The colorless carotenoids P&P have been shown to protect the skin via oral and topical application against UV and oxidative damage that leads to premature aging and other disorders. This article summarizes the protective activities of colorless carotenoids against UV irradiation, free radicals and DNA damage as well as anti-inflammatory benefits, collagen production promotion and reduction of skin pigmentation. Finally, P&P carotenoids can efficiently stabilize sunscreens and boosts their sun protection capabilities.
1. A Bendich and JA Olson, Biological actions of carotenoids, FASEB J 3 1927–32 (1989)
2. MM Mathews, Protective effects of b-carotene lethal photosensitization by haematoporphyrin, Nature 203 1092 (1964)
3. NI Krinski, MM Mathews-Roth and RF Taylor (Eds), in: Carotenoids, Chemistry and Biology, New York, London: Platinum Press (1989)
4. MM Mathews-Roth, Antitumor activity of beta-carotene, canthaxanthin and phytoene, Oncology 39(1) 33–7 (1982)
5. Y Satomi, N Misawa, T Maoka and H Nishino, Production of phytoene, a carotenoid, and induction of connexin 26 in transgenic mice carrying the phytoene synthase gene crt, B. Biocem Biophy Res Comm 320 398–401 (2004)
6. F Khachik, L Carvalho, PS Bernstein, GJ Muire, DY Zhao and NB Katz. Chemistry, distribution, and metabolism of tomato carotenoids and their impact on human health, Exp Biol Med 227 845–851 (2002)
7. O Aust, W Stahl, H Sies, H Tronnier and U Heinrich, Supplementation with tomato-based products increases lycopene, phytofluene, and phytoene levels in human serum and protects against UV-light-induced erythema, Int J Vitam Nutr Res 75(1) 54–60 (2005)
8. IV Ermakov, MR Ermakova, W Gellermann and J Lademann, Noninvasive selective detection of lycopene and beta-carotene in human skin using Raman spectroscopy, J Biomed Opt 9(2) 332–8 (2004)
9. M Porrini, P Riso, A Brusamolino, C Berti, S Guarnieri and F Visioli, Daily intake of a formulated tomato drink affects carotenoid plasma and lymphocyte concentrations and improves cellular antioxidant protection, Brit J of Nutrition, 93(1) 93–99 (2005)
10. F Khachik, GR Beecher, MB Goli and WR Lusby, Separation, identification, and quantification of carotenoids in fruits, vegetables andhuman plasma by high performance liquid chromatography, Pure App Chem, 63(1) 71–80 (1991)
11. PD Fraser and PM Bramley, The biosynthesis and nutritional uses of carotenoids, Progress in Lipid Research 43 228–265 (2004)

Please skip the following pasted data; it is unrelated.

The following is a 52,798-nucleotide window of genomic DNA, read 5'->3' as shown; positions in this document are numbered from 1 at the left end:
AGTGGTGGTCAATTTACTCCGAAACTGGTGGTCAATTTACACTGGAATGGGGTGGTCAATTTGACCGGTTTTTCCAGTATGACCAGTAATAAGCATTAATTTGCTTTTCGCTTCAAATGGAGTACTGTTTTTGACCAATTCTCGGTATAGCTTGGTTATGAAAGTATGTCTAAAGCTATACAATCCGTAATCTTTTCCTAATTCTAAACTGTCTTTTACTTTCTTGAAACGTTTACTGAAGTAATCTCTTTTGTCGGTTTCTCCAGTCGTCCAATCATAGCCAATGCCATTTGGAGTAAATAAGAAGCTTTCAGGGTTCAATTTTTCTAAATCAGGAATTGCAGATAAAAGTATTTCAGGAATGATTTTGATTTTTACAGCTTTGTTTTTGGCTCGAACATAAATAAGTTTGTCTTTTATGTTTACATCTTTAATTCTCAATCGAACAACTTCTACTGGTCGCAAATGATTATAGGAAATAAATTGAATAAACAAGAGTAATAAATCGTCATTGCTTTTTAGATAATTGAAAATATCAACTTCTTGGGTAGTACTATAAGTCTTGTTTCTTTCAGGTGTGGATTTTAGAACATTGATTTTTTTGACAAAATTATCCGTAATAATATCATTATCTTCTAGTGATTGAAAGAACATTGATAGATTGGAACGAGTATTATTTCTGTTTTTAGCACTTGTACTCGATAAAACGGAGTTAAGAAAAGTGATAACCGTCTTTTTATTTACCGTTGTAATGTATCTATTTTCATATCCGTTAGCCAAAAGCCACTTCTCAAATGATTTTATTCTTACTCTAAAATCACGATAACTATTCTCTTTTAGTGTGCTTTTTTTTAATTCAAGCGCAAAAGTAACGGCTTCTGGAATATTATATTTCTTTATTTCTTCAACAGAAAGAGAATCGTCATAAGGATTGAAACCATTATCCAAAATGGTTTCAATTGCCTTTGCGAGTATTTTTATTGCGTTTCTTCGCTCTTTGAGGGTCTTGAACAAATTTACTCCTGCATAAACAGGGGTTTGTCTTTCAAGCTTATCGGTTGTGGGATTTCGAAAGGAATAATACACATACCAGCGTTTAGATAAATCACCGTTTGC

12. TR Hata, TA Scholz, IV Ermakov, RW McClane, F Khachik, W Gellermann, LK Pershing, Non-invasive raman spectroscopic detection of carotenoids in human skin, J Invest Dermatol, 115(3) 441–8 (2000)
13. MM Mathews-Roth and NI Krinsky, Carotenoids affect development of UVB induced skin cancer, Photochem Photobiol 46(4) 507–9 (1987)
14. MM Mathews-Roth, Carotenoid functions in photoprotection and cancer prevention,J Environ Pathol Toxicol Oncol, 10(4–5) 181–92 (1990)
15. MM Mathews-Roth, Photoprotection by carotenoids, Fed Proc 46(5) 1890–3 (1987)
16. B Halliwell and JMC.Gutteridge, The chemistry of oxygen radicals and other oxygen-derived species. Free Radicals in Biology and Medicine, New York: Oxford University Press (1985) pp 20–64
17. J Taira, K Mimura, T Yoneya, A Hagi, A Murakami and K Makino, Hydroxyl radical formation by UV-irradiated epidermal cells, J Biochem 111(6) 693–5 (1992)
18. L Von Oppen-Bezalel, E Lerner, DG Kern,
B Fuller, E Soudant and A Shaish, IBR-CLC, Colorless Carotenoids: Phytoene and Phytofluene from Unicellular Algae–Applications in Cosmetics, Wellness and Nutrition, Fragrance J, 34 48–53 (2006)
19. L Von Oppen-Bezalel, Colorless Carotenoids, phytoene and phytofluene for the skin: For prevention of aging/photo-aging from inside and out, SÖFW, 7 (2007)
20. L Von Oppen-Bezalel, UVA, A main concern in sun damage: Protection from the inside and outside with phytoene, phytofluene, the colorless carotenoids and more, SÖFW, 11 (2007)
21. BB Fuller, DR Smith, AJ Howerton, D Kern, Anti-inflammatory effects of CoQ10 and colorless carotenoids, J Cos Derm 5(1) 30–38 (2006)
22. MM Mathews-Roth and MA Pathak, Phytoene as a protective agent against sunburn (>280 nm) radiation in guinea pigs, Photochem Photobiol, 21(4) 261–26 (1975)
23. JP Cesarini, L Michel, JM Maurette, H Adhoute and M Bejot, Immediate effects of UV radiation on the skin: Modification by an antioxidant complex containing carotenoids, Photodermatol Photoimmunol Photomed 19(4) 182–9 (2003)
24. Y Sharoni, Lycopene, skin cancer and UV exposure, in Conference notes: Examining the Health Benefits of Lycopene from Tomatoes, Washington, DC, conference convened by the Center for Food and Nutrition Policy at Virginia Tech (Apr 1–2, 2003)
25. W Stahl, U Heinrich, S Wiseman, O Eichler, H Sies and H Tronnier, Dietary tomato paste protects against UV-induced erythema in humans, J Nutr 131 1449–1451 (2001)
26. J Lee, S Jiang, N Levine and RR Watson, Carotenoid supplementation reduces erythema in human skin after simulated solar radiation exposure, Proc Soc Exp Biol Med 223 170–174 (2000)
27. H Sies and W Stahl. Carotenoids and UV protection, Photochem Photobiol Sci 3(8) 749–52 (2004)
28. S Akiu, Y Suzuki, T Asahara, Y Fujinuma and M Fukuda, Inhibitory effect of arbutin on melanogenesis—Biochemical study using cultured B16 melanoma cells, Nippon Hifuka Gakkai Zasshi, 101(6) 609–13 (1999)